Another time. I am even younger, maybe two or three. My parents, young teachers, are having a party. I am fascinated by my father’s friends, the young men with long hair. They smell of malt and tobacco. Someone picks me up, I am being thrown in the air. For a moment, somewhere near the ceiling, I hover. I can see the wheat shaft insignia on the Carlton Draught label on my father’s beer. It fascinates me, the pale sheaf dissecting the label. Then my attention shifts, and I fall again, and am caught by a tangle of laughing arms.
Farming communities do not, as a rule, vote Labor. “I voted for Whitlam,” my grandfather told me in amazement once during a visit home, in one of the nightly sessions around a cask that always precedes dinner in my grandparents’ home. His surprise at himself was still fresh, still in his voice. “I thought his ideas made sense. He just seemed good.”
My great uncle Stan was not so taken with Gough. Soon after he came to office, Stan made a rare trip to the doctor to be treated for insomnia and anxiety. “It’s that blessed Gough Whitlam,” he blurted out to his somewhat perturbed GP.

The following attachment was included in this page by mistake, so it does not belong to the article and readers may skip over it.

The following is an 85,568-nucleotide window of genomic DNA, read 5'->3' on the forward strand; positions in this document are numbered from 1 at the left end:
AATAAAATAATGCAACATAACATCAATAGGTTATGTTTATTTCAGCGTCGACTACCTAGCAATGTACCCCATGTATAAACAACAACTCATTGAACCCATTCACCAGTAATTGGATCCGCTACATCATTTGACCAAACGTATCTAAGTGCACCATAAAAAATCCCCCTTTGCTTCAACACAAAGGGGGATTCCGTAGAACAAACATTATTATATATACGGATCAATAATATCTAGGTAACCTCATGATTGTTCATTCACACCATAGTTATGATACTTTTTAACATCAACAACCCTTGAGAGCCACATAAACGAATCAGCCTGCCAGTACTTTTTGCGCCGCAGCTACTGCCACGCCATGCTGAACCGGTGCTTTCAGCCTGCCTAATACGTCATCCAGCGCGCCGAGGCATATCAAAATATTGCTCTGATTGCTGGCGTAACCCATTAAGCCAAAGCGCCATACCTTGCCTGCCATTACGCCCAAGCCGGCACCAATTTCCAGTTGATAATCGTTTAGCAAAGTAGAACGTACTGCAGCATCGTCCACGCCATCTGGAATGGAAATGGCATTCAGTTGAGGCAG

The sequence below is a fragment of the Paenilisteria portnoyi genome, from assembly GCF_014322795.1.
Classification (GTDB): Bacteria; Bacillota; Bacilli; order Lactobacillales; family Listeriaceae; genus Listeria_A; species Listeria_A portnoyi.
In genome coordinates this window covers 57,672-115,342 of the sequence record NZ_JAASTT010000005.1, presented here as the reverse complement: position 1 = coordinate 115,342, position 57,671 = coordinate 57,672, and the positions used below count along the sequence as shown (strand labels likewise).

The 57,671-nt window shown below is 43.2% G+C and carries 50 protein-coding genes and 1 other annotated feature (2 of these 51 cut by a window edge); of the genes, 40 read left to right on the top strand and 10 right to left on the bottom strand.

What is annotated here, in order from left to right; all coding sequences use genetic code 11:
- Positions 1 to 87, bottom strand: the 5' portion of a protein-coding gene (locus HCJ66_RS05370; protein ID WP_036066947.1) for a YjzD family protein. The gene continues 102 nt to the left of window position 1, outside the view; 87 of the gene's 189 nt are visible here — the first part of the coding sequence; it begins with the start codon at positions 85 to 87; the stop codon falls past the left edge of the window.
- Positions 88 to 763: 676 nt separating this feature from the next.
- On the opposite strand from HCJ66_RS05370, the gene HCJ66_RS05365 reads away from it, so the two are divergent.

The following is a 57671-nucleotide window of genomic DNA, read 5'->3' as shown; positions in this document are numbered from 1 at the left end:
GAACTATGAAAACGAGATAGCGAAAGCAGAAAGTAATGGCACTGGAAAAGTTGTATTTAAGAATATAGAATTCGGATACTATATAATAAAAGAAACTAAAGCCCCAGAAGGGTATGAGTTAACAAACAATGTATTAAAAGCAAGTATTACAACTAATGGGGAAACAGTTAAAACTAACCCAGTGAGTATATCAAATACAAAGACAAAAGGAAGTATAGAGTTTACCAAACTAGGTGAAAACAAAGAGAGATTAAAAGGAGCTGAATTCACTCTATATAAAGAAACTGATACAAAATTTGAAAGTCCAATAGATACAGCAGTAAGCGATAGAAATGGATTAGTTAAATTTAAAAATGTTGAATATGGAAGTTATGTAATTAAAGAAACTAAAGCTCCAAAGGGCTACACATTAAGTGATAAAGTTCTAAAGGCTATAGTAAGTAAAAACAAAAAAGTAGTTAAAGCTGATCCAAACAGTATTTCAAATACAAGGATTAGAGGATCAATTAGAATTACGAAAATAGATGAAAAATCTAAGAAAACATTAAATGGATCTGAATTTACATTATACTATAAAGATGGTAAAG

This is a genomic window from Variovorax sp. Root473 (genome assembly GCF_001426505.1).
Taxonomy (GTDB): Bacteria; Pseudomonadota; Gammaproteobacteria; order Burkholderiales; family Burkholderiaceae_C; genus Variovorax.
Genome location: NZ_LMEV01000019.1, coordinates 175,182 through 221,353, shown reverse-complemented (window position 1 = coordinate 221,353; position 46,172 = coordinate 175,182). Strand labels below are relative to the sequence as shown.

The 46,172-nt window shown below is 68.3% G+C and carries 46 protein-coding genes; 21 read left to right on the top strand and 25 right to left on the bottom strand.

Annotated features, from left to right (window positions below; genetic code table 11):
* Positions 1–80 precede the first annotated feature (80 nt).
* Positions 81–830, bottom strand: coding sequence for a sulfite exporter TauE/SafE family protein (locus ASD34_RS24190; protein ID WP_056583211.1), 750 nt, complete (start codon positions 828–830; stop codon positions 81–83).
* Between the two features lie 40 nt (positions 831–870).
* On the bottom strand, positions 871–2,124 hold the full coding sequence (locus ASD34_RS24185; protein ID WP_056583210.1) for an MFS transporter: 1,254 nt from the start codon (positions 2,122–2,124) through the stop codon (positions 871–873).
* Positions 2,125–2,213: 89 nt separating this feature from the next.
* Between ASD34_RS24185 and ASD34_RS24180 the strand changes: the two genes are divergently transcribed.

Gough was the Australia that could compete on the world stage. The Australia that believed in equal rights, land rights, free education, free medical care, the end of the White Australia policy; a fair suck of the sauce bottle, as the saying goes. When it pulled the country out of the Vietnam War, his government saved the lives of those young men at my parents’ party. Things opened up for women, and for people who were still being put in jail for being gay. It wasn’t a love-in free for all – things still sucked for gay people in terms of police harassment, women still worked (and still work) for less pay, there was still (and still is) racism and intolerance. But it was a start. We had turned away from Menzies’ farcical dream of empire and had started to concentrate on what we, as one of the richest nations on earth, could do. We were, to quote Gillard, “moving forward”.